I teach algebra. I also teach calculus. And I can tell you that the majority of the mistakes that my students make in calculus have nothing to do with finding a derivative or integrating, it is all about algebra.

– Linda Kadingo, Green Bay


The example-based problems really get the kids talking to each other. If there's some stubborn misconception, they can be so convinced sometimes that they are right on a wrong idea. When you show them the problem that is correctly done and they think, "Wait a minute that's not correctly done.” They'll try to point out to you, "Hey there is something wrong with this—this is not actually correctly done." And you just have to keep saying, "No that is right, you need to try and understand what is it that you're not seeing." It's gotten the kids talking more to each other, and it has definitely gotten me talking to the kids more.

– Paula Zelinski, Evanston


Students don't realize that there are a number of misconceptions they have in algebra. When they actually have to have a conversation about what that fictional student did right or wrong, it kind of unearths the misunderstanding and shows that it’s the kind of thing that many people can get wrong.

– Anthony Lauer, Ann Arbor


Changing classroom practice can be extremely difficult. But the first step I think is important is having something that a teacher really believes is worth trying to use. I have yet to meet a teacher that will not try and apply something new if you do the legwork for them and show them that something will impact their instruction and help their students. So I think finding that AlgebraByExample is working for students who typically struggle, and then giving teachers the understanding and the tools to do something differently in the classroom is extremely valuable.

– Randy Yates, Shaker Heights


It led to student discussion about problems, a common language of solving correct and incorrect solution methods.  It also lowers the avoidance and resistance to get started on problems, since they were required to make judgment on work and assess rather than create.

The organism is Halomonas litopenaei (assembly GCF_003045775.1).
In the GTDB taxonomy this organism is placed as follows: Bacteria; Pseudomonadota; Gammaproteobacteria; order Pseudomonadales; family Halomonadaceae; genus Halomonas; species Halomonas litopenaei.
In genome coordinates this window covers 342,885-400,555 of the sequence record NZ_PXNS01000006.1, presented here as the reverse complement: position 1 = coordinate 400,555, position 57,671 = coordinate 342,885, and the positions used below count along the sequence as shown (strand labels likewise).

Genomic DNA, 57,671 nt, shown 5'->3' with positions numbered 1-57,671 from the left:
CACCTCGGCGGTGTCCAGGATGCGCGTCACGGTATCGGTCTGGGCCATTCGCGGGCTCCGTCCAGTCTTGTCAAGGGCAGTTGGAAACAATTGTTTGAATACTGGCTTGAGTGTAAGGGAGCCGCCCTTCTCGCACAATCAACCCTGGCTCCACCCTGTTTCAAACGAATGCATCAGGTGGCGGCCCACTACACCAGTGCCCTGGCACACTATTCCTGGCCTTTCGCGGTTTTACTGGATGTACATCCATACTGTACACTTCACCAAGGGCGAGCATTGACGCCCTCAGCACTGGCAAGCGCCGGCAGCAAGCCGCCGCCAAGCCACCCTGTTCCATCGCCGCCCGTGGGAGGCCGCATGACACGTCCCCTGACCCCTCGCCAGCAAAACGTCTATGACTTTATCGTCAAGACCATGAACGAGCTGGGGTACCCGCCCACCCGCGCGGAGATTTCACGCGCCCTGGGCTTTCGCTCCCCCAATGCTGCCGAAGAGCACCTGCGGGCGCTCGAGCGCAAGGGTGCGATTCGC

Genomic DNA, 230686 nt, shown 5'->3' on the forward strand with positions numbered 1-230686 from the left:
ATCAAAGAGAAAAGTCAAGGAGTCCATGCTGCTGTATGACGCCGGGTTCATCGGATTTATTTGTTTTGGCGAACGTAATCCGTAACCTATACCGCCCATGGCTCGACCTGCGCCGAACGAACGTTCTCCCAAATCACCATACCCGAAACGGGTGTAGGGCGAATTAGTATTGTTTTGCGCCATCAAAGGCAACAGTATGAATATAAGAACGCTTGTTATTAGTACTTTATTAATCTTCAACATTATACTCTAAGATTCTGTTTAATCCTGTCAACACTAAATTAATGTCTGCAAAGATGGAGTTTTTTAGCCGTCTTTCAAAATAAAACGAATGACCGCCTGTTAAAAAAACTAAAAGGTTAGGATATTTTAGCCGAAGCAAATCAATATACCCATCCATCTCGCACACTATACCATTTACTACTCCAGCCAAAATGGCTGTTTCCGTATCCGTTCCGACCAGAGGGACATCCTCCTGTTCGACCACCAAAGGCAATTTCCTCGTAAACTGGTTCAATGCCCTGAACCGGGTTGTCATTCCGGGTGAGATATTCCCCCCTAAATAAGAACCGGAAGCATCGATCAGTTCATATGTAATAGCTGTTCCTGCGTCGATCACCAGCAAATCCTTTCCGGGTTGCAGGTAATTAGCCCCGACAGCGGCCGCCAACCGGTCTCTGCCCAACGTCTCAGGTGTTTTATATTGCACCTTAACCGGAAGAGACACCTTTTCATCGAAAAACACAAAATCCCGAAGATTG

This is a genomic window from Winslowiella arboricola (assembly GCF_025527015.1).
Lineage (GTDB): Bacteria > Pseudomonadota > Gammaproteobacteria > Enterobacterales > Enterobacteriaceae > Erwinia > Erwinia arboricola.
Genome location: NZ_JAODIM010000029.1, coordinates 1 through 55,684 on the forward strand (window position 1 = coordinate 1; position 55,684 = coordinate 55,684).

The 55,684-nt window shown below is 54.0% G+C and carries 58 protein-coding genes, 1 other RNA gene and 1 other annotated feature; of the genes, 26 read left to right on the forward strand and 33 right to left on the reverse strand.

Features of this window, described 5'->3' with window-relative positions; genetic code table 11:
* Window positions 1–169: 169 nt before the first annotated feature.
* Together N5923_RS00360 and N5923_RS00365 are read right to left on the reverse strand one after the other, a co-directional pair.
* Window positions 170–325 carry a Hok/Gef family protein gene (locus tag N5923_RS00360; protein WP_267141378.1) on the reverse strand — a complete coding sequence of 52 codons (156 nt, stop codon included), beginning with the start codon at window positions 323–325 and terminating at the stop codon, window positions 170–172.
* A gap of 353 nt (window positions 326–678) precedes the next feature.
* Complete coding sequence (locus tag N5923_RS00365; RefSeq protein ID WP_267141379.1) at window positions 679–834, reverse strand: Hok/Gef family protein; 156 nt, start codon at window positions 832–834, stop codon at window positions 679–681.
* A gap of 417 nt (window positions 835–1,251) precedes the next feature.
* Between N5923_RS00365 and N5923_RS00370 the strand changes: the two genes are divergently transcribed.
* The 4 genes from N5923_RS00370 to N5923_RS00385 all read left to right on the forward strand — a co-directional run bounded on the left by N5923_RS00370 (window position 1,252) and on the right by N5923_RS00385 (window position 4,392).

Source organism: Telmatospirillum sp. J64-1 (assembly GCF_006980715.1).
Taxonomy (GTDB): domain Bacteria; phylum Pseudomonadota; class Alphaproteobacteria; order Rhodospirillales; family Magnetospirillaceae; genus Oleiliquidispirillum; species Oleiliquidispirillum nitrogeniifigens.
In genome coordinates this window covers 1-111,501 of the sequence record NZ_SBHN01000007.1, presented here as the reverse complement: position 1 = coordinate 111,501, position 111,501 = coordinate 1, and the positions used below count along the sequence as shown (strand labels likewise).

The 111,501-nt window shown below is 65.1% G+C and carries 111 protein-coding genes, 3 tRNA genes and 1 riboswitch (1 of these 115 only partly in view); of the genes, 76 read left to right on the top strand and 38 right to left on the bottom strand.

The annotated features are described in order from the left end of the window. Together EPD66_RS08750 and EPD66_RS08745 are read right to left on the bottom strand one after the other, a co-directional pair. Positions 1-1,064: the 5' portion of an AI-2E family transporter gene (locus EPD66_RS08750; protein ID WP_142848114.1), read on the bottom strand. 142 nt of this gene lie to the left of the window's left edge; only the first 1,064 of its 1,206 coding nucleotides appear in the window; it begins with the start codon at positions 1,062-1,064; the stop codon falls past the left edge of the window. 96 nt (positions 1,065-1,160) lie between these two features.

– Kelly Rooney, Evanston


These assignments are a window into students’ thinking and it is really eye-opening for me to see that there is a misconception and then I can see that the probing questions help students really get involved with that misconception and work to fix it.

– Katie Myers, Evanston


The example-based assignments have inspired many teachers of Algebra 1 to start using error analysis in the classroom, as well as formative assessment.

– Stacey Zimmerman, Madison


This approach is very similar to critiquing the work of peers, but the great thing is that it is done with a fictitious student. You feel comfortable making a critique of what a fictitious student has done where it can be a non-starter if you have to critique a peer.

– Anthony Lauer, Ann Arbor


When I listen to my students talking about regular assignments, they ask each other “what did you get?”.  But when they talk about AlgebraByExample assignments they ask “why did you do that?”

– Katie Myers, Evanston


In most of our workbooks or textbooks there are only problems. There's no starting point for students. If they don't know how to start it, they don't do it. There's no discussion that happens. They have nothing to go from if they're totally lost. The AlgebraByExample worksheets—they start out with something for students to edit and it helps to start the conversation. Putting the example next to a similar practice problem on a worksheet really helps students to connect the ideas together and apply them.

– Anthony Lauer, Ann Arbor


I find that both the correct examples and incorrect examples help kids identify themselves with somebody else easily.  [With misconceptions], kids can be really stubborn, and they really don’t believe you that it’s wrong.  To see a kid look at an incorrect example and say, “no, but this is correct,” and then they kind of have that moment of “oh, I really was off, and now I understand it more.”  I think they are allowed to engage with that kind of example/problem pair more so than if it was just a standard practice problem.

– Katie Myers, Evanston


One of the best things about AlgebraByExample is that it's not a new curriculum, not a completely new idea. You don’t have to change the books you use or the way you teach. You're working it into your current lessons. It can serve as extra practice, as a review, and you just make it part of your lesson.

– Anthony Lauer, Ann Arbor


The idea of having students critique other students' work and analyze their solutions - whether they're correct or incorrect solutions - is extremely valuable for students learning algebra.

– Jeff Ziegler, Madison


Telling the students this is incorrect forces them to say, “Well, that's what I do! What should I do if I'm doing the same thing as this boy in this problem? What's wrong with what he did?” And if they're not sure of the reasoning, they can have a partner or group that they can discuss things with. A student might say “That’s the mistake I made in my homework last night” . . .  and it starts the conversation.

– Ellen Hopkins, Ann Arbor

Development of AlgebraByExample was led by Julie Booth (Temple University) through a SERP collaboration with the Minority Student Achievement Network (MSAN). The SERP-MSAN partnership has been supported to conduct this work by The Goldman Sachs Foundation and by the Institute of Education Sciences, U.S. Department of Education, through Grant R305A100150 to Strategic Education Research Partnership Institute. The information provided does not represent views of the funders.

The AlgebraByExample Team